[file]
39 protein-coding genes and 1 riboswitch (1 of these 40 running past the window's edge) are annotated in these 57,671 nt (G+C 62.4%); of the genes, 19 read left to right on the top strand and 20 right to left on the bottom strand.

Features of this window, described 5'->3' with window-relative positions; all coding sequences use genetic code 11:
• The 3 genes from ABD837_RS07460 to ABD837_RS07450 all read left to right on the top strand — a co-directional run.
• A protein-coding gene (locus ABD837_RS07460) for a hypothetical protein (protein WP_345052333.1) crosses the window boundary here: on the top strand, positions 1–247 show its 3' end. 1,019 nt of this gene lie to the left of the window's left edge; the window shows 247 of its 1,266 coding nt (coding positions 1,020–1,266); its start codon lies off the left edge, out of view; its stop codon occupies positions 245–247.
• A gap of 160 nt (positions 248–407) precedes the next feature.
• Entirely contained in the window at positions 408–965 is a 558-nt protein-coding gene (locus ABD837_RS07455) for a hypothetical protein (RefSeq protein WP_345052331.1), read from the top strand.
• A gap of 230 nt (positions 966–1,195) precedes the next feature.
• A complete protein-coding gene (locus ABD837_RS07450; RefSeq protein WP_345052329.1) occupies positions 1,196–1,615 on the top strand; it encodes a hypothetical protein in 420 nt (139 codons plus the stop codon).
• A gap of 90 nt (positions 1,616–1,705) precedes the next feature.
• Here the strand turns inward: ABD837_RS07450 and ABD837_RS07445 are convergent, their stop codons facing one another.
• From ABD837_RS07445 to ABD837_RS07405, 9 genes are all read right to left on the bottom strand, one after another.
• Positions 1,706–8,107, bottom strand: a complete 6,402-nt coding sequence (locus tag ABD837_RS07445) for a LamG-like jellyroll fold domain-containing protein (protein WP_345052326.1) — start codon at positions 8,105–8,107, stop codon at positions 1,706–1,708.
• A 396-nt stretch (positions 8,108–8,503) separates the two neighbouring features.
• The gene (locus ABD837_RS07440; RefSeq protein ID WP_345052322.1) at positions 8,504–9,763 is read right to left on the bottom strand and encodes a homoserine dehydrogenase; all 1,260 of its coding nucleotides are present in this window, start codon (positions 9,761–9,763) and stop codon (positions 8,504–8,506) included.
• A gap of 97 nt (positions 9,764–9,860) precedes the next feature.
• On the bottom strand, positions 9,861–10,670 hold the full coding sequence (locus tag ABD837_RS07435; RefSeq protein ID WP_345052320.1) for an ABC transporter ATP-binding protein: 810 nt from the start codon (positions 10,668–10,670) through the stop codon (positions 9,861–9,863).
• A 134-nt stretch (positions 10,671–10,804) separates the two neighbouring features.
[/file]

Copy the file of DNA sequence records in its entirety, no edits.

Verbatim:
39 protein-coding genes and 1 riboswitch (1 of these 40 running past the window's edge) are annotated in these 57,671 nt (G+C 62.4%); of the genes, 19 read left to right on the top strand and 20 right to left on the bottom strand.

Features of this window, described 5'->3' with window-relative positions; all coding sequences use genetic code 11:
• The 3 genes from ABD837_RS07460 to ABD837_RS07450 all read left to right on the top strand — a co-directional run.
• A protein-coding gene (locus ABD837_RS07460) for a hypothetical protein (protein WP_345052333.1) crosses the window boundary here: on the top strand, positions 1–247 show its 3' end. 1,019 nt of this gene lie to the left of the window's left edge; the window shows 247 of its 1,266 coding nt (coding positions 1,020–1,266); its start codon lies off the left edge, out of view; its stop codon occupies positions 245–247.
• A gap of 160 nt (positions 248–407) precedes the next feature.
• Entirely contained in the window at positions 408–965 is a 558-nt protein-coding gene (locus ABD837_RS07455) for a hypothetical protein (RefSeq protein WP_345052331.1), read from the top strand.
• A gap of 230 nt (positions 966–1,195) precedes the next feature.
• A complete protein-coding gene (locus ABD837_RS07450; RefSeq protein WP_345052329.1) occupies positions 1,196–1,615 on the top strand; it encodes a hypothetical protein in 420 nt (139 codons plus the stop codon).
• A gap of 90 nt (positions 1,616–1,705) precedes the next feature.
• Here the strand turns inward: ABD837_RS07450 and ABD837_RS07445 are convergent, their stop codons facing one another.
• From ABD837_RS07445 to ABD837_RS07405, 9 genes are all read right to left on the bottom strand, one after another.
• Positions 1,706–8,107, bottom strand: a complete 6,402-nt coding sequence (locus tag ABD837_RS07445) for a LamG-like jellyroll fold domain-containing protein (protein WP_345052326.1) — start codon at positions 8,105–8,107, stop codon at positions 1,706–1,708.
• A 396-nt stretch (positions 8,108–8,503) separates the two neighbouring features.
• The gene (locus ABD837_RS07440; RefSeq protein ID WP_345052322.1) at positions 8,504–9,763 is read right to left on the bottom strand and encodes a homoserine dehydrogenase; all 1,260 of its coding nucleotides are present in this window, start codon (positions 9,761–9,763) and stop codon (positions 8,504–8,506) included.
• A gap of 97 nt (positions 9,764–9,860) precedes the next feature.
• On the bottom strand, positions 9,861–10,670 hold the full coding sequence (locus tag ABD837_RS07435; RefSeq protein ID WP_345052320.1) for an ABC transporter ATP-binding protein: 810 nt from the start codon (positions 10,668–10,670) through the stop codon (positions 9,861–9,863).
• A 134-nt stretch (positions 10,671–10,804) separates the two neighbouring features.